Comprehensive study of the chromatin events during hematopoiesis has been hampered by the low sensitivity and reproducibility for small cell numbers with current chromatin immunoprecipitation (ChIP) protocols. These protocols require several enzymatic steps with limited performance when the input DNA is below the nanogram range. Whereas an average diploid mammalian cell has roughly 4 to 8 pg of DNA, losses after ChIP reduce the available DNA for analysis by 2 to 3 orders of magnitude, setting the lower limit for genome-wide chromatin analysis at 50,000 cells (13). Amplification of ChIP material partially alleviates this problem at the cost of introducing amplification biases (14, 15).

To profile chromatin dynamics of scarce in vivo cell populations, we developed an indexing-first chromatin IP approach (iChIP). In this protocol, barcoding is performed directly on the total cellular chromatin (Fig. 1A), thereby avoiding the low-input enzymatic reactions occurring in conventional ChIP. Importantly, this enables multiple chromatin-barcoded samples to be pooled for ChIP in the same well, further reducing initial input requirements and increasing cross-sample reproducibility. To minimize centrifugation steps, cells are fixed before sorting and sonication. Then, the sheared chromatin is immobilized on magnetic beads coated with antibody to H3 and then indexed. The indexed chromatin is released from the H3 beads and pooled with chromatin from other samples. Finally, ChIP is performed with the desired antibody, and a single chromatin-barcoded pool can be divided among multiple ChIPs for profiling various chromatin modifications.

Fig. 1 iChIP for profiling histone modifications and transcription factor binding.

(A) Schematic diagram of the iChIP approach to chromatin immunoprecipitation involving an initial chromatin barcoding step before ChIP with the desired antibody. (B) Normalized H3K4me3 profiles of peaks found in a 100-kb region in the tumor necrosis factor (TNF) locus (genes are indicated below) obtained with iChIP of decreasing amounts of BMDCs. (Top) In red, H3K4me3 profile obtained using conventional ChIP with 20 million cells (15). Below, in shades of blue, H3K4me3 profiles obtained with iChIP. (C) Normalized profiles of PU.1, H3K4me1, H3K4me2, H3K4me3, and H3K27ac found in a 250-kb region in the TNF locus obtained with iChIP with 104 BMDCs. (D) Scatter plots showing correlation between representative HK4me3 iChIP replicates. From left to right: correlation between 104 cell replicates, 500 cell replicates, and 500 cells compared with 104 cells.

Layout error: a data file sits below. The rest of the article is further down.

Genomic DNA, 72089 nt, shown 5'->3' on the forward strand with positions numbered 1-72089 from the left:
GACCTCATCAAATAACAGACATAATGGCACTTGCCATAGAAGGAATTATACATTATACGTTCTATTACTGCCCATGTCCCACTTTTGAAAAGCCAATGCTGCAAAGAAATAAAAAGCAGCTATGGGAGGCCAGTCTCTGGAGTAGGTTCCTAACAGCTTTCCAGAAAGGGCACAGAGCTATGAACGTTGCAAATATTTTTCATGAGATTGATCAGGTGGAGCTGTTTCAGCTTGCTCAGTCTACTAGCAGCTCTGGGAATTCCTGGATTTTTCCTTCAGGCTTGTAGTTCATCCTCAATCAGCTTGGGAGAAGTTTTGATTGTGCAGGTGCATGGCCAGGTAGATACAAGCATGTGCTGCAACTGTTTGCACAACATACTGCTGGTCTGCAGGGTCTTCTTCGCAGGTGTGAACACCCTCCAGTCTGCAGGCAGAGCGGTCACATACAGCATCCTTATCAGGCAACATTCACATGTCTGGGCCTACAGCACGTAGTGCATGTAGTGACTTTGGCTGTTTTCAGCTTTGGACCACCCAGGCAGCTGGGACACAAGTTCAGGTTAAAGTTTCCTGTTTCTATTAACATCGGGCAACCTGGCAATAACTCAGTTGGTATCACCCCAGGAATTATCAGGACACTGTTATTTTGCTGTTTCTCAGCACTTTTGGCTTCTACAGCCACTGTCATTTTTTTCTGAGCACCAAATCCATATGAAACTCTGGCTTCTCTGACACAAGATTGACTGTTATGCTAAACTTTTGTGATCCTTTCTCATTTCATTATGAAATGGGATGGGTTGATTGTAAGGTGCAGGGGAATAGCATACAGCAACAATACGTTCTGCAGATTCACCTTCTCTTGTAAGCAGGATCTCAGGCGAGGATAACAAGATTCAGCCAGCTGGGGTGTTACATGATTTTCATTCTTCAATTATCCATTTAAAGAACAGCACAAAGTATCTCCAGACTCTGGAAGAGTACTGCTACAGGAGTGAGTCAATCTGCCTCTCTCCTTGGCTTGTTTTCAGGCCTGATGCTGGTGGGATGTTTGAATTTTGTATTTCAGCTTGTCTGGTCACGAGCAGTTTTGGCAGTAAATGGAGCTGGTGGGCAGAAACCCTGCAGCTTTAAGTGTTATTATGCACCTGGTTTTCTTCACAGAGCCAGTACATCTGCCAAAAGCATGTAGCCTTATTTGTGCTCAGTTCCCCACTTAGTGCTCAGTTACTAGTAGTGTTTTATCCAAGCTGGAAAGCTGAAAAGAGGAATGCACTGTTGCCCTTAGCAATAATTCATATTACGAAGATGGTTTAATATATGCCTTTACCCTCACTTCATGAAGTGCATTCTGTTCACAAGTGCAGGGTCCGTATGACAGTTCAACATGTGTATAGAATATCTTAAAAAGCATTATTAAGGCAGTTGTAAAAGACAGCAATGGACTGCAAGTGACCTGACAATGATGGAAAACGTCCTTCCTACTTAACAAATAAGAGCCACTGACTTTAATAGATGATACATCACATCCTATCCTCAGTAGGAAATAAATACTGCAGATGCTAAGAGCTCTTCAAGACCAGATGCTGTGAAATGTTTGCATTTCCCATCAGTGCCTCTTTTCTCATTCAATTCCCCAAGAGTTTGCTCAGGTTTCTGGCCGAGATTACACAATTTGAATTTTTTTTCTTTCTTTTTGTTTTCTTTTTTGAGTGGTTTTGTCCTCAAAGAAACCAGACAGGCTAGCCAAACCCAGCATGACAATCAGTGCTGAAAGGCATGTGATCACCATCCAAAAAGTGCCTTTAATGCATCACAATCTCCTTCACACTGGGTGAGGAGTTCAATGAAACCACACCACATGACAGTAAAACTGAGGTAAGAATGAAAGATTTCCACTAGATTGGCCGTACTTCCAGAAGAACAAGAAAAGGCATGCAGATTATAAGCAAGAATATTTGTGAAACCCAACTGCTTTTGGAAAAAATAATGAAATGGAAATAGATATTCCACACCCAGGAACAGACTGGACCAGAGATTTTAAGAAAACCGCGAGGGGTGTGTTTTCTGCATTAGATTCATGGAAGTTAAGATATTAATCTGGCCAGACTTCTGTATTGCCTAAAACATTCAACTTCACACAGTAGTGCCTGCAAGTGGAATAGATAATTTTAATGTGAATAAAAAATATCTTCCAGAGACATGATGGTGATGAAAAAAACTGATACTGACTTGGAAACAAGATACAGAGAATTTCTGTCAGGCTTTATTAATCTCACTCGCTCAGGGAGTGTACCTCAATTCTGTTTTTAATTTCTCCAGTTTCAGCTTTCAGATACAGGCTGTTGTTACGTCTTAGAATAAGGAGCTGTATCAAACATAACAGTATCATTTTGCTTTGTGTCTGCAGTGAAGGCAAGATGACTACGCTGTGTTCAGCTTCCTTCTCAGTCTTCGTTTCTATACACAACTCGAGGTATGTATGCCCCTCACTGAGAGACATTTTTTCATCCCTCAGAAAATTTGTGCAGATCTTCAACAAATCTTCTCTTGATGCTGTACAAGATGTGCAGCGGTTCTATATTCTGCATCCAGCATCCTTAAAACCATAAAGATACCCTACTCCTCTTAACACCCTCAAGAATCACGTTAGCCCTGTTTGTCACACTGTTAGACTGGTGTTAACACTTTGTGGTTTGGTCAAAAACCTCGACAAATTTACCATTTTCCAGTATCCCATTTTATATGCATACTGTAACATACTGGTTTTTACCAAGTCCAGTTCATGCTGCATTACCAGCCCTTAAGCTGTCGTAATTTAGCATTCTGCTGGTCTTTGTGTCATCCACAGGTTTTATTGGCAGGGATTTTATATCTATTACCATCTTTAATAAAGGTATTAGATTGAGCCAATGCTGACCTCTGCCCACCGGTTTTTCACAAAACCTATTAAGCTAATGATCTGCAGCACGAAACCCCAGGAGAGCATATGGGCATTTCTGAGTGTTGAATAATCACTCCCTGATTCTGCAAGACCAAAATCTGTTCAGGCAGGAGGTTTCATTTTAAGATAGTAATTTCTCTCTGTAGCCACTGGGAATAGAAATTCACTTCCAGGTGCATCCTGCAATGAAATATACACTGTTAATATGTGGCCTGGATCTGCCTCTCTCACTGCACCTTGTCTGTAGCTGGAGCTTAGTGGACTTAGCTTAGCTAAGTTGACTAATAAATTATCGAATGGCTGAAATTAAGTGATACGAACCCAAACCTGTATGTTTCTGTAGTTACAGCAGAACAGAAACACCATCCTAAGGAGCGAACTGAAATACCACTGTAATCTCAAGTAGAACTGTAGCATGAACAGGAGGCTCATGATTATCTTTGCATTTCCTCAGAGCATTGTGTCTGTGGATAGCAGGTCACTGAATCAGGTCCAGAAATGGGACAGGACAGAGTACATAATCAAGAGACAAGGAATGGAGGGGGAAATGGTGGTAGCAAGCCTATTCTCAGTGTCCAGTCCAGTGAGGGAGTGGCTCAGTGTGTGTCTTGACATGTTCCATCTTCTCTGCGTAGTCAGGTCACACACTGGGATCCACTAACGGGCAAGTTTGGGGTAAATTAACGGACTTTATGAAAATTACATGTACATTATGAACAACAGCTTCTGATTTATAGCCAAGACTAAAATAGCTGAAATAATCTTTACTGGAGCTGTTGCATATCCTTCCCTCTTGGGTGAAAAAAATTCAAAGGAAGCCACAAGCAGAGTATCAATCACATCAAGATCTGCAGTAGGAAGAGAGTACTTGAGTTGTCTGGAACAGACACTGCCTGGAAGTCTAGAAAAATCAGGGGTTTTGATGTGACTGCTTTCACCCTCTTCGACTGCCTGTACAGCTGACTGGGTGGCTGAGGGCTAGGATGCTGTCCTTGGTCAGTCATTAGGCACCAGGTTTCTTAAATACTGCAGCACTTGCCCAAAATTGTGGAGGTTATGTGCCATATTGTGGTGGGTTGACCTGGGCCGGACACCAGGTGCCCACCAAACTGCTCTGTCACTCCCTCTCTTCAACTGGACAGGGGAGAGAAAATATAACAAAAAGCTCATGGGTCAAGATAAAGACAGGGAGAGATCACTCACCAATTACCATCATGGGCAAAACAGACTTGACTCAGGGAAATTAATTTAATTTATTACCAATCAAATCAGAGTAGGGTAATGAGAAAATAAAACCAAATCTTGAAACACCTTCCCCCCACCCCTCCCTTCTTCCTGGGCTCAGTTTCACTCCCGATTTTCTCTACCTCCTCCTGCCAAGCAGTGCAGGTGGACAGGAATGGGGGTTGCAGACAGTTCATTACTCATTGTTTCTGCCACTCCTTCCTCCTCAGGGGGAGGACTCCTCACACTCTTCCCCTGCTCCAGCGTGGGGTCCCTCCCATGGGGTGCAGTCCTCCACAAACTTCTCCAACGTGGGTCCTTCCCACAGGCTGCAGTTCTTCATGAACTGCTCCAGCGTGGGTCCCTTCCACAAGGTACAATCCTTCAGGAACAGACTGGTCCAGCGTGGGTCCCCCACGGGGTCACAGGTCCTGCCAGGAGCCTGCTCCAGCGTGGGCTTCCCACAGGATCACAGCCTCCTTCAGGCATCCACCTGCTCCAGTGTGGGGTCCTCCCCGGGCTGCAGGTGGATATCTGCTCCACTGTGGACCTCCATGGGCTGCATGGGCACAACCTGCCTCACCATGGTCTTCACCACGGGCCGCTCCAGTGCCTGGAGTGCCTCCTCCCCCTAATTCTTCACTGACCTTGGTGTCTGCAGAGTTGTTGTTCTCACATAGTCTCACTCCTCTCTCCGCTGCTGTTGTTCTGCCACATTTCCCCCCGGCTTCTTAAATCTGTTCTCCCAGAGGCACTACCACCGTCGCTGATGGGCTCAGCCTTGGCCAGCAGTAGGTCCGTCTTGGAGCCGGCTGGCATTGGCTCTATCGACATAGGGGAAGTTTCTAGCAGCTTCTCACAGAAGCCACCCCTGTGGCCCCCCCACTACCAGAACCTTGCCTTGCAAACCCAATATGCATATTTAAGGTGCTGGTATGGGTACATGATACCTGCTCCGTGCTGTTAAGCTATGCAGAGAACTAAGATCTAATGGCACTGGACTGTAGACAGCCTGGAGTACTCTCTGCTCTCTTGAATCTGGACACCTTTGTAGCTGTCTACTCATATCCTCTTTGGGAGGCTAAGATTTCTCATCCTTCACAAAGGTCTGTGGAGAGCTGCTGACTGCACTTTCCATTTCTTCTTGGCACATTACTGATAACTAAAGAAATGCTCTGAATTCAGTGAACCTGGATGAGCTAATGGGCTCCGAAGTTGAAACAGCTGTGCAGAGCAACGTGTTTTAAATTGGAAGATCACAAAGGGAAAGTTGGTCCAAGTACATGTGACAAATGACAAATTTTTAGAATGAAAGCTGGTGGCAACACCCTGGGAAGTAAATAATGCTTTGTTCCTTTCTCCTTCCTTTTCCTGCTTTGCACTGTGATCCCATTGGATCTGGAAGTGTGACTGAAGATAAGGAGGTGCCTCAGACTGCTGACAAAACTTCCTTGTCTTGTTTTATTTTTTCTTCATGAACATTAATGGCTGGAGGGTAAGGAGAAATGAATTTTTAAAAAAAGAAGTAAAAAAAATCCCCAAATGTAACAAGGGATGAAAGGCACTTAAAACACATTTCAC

The iChIP protocol is highly reproducible for low cell numbers (a few hundred cells) while increasing the sensitivity and throughput (Fig. 1). To benchmark iChIP, we barcoded decreasing amounts (10,000 to 500 cells) of chromatin isolated from bone-marrow–derived dendritic cells (BMDCs), in triplicate, and performed ChIP on the barcoded chromatin with an antibody to mono- and trimethylated histone H3 lysine 4 (H3K4me1 and H3K4me3) (Fig. 1, B to D, and fig. S1). We confirmed reproducibility of H3K4me3 peaks between replicates of 10,000 cells (r = 0.95) down to 500 cells (r = 0.85). iChIP profiles correlated with conventional ChIP-seq on 10 million BMDCs (r = 0.92) (16). iChIP is applicable to profile other histone modifications and transcription factors for low cell numbers (Fig. 1, C and D, and fig. S1). The reproducibility and sensitivity for small cell numbers of iChIP open the way for in vivo characterization of chromatin dynamics during hematopoiesis.